Get to know the IAF’s staff and how we work through this series. This month’s interview is with an IAF local liaison, field-based staff who provide key guidance on IAF grants and serve as a link between grantee partners and IAF headquarters staff.
How long have you worked at the IAF?
I’ve been a Local Liaison for 17 years… My youngest daughter was 4 months old when I started working with the IAF. This month, she’s going to be 18 years old. My career with the IAF is almost old enough to vote!
What keeps you working with the IAF?
I love this job. I’ve consulted for non-governmental organizations, multilateral organizations, and governments, and this is the job I like most. For the past five years, I’ve been working exclusively with the IAF because the workload has grown. A lot of the appeal is working with diverse groups, including those in my country who have the least in financial terms but a rich culture, great traditions, and strong social organization. I love meeting people from different cultures.
What do you do at the IAF?
Local Liaisons are links in the communication chain. We’re a source of information, answering questions from potential applicants and encouraging them to apply. Because we’re from the same country as potential grantees, Local Liaisons build confidence with grassroots organizations and provide cultural context to the IAF.
I also participate in preselection visits, where we supplement what grantees proposed in writing with a deeper examination of an organization, because groups often can’t express themselves in the same way in writing. We look for organizational vibrancy that we can nurture: a grantee that’s at a particular place in its development and could be in another place when the IAF grant wraps up. We give the same time—the same opportunity—to all organizations. We try to learn everything about the organization, its history, and its proposed project (desired results, budget) by asking non-leading questions to inform the IAF Programs team as it makes the decision to fund grants.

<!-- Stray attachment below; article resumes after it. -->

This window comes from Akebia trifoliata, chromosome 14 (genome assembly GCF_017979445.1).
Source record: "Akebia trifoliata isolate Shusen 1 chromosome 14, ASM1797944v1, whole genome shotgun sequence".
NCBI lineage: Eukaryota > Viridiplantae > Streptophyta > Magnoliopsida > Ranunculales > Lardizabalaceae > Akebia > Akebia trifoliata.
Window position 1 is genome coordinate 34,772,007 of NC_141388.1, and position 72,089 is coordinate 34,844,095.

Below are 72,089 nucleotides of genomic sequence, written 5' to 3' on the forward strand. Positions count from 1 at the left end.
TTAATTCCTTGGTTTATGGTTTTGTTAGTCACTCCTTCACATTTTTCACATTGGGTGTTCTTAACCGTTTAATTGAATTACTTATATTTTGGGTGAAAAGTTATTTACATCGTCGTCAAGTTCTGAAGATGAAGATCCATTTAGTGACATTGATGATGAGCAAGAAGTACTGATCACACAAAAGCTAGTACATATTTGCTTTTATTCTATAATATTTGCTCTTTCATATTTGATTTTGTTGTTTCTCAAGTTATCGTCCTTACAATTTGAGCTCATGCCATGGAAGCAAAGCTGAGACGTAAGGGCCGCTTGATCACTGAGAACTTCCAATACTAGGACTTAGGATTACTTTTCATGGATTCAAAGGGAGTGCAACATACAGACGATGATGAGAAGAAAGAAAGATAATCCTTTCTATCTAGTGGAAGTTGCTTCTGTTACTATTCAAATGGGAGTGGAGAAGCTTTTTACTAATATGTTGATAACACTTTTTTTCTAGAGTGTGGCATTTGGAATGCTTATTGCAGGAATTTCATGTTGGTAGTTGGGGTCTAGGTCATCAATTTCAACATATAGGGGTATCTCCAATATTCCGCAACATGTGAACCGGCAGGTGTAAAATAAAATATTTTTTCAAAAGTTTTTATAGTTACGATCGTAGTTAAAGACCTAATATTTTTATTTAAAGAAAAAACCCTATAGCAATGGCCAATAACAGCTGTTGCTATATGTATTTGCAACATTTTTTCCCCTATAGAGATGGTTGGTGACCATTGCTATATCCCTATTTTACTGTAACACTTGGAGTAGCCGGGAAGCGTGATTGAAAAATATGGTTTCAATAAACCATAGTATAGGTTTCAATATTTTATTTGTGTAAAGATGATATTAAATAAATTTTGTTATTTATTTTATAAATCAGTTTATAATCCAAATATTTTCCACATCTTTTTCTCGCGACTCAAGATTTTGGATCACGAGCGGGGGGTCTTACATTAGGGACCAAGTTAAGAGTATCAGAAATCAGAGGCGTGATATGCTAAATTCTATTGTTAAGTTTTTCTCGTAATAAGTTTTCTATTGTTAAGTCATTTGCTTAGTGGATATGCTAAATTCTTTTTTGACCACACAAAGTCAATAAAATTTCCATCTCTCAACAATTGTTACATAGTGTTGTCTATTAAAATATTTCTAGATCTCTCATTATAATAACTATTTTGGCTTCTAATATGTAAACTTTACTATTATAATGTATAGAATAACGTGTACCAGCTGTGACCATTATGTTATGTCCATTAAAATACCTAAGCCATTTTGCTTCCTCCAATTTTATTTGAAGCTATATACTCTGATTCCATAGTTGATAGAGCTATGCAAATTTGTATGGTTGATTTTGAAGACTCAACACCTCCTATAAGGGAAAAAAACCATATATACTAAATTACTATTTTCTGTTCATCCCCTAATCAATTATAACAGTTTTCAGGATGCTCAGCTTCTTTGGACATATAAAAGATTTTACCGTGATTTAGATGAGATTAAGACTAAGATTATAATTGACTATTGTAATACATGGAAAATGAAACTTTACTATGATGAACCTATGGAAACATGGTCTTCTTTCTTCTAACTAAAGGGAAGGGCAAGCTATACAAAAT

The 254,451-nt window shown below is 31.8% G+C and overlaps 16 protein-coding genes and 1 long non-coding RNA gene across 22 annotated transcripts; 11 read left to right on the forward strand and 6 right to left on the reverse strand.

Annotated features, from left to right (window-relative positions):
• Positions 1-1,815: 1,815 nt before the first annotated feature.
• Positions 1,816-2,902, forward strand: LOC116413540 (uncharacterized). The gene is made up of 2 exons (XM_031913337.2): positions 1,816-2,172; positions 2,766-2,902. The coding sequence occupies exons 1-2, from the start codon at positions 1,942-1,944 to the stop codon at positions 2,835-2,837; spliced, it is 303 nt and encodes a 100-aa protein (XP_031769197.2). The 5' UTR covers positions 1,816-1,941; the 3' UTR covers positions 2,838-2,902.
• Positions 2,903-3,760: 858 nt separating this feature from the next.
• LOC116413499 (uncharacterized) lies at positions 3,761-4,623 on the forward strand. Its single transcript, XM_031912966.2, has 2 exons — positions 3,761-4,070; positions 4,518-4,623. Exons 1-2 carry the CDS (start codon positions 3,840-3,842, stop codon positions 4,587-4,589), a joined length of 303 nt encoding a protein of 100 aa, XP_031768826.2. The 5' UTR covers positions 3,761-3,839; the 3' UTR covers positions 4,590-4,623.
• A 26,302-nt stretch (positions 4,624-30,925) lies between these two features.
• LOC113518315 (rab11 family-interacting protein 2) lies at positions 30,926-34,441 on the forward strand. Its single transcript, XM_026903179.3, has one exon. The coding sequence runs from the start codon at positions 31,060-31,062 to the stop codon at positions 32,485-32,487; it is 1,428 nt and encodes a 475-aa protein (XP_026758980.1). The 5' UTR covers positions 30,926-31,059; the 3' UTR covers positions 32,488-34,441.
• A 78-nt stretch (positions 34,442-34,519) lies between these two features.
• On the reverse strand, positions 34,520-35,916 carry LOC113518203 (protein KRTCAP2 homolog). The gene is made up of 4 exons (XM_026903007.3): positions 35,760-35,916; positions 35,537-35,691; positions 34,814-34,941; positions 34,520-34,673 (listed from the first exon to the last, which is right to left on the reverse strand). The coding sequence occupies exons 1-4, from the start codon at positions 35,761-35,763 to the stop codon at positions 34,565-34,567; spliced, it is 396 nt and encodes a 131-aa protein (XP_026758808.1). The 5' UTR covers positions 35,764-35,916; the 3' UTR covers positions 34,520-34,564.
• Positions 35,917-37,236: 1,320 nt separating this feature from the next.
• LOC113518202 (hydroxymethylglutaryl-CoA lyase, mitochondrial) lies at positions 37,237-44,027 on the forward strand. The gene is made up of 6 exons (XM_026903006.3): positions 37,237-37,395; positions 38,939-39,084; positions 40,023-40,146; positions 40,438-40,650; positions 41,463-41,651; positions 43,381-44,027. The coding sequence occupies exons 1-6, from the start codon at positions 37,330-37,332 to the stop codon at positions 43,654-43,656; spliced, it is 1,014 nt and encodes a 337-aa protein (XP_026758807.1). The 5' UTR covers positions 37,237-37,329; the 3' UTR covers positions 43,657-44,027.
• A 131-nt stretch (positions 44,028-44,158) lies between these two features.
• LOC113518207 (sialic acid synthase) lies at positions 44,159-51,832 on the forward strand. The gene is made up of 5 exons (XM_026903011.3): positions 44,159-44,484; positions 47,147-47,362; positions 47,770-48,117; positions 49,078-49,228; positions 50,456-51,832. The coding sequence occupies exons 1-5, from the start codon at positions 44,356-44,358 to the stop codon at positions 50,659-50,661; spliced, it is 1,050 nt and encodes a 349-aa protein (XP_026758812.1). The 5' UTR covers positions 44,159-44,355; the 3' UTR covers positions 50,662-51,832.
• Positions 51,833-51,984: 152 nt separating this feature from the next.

These preselection visits are revealing and sometimes surprising. Once, an organization in Guerrero sought IAF support for reforestation, and on paper it almost seemed unbelievable, because they’re from a desert. When we visited, they showed us how they intended to plant trees around their water sources for better retention, and they ended up achieving their goals and becoming a strong regional organization. When we invited them to meetings with other organizations, they shared, “We don’t know how the IAF believed in us—we were such beginners.”
What professional training and prior experiences most prepared you to work for the IAF?
I studied anthropology, which basically has to do with knowing other cultures. I’m curious about cultural differences. My first job was with a rural farmer’s organization in the State of Morelos, which gave me an understanding of how grassroots organizations work from the inside. This long experience with community-led organizations helps a lot with my work with the IAF.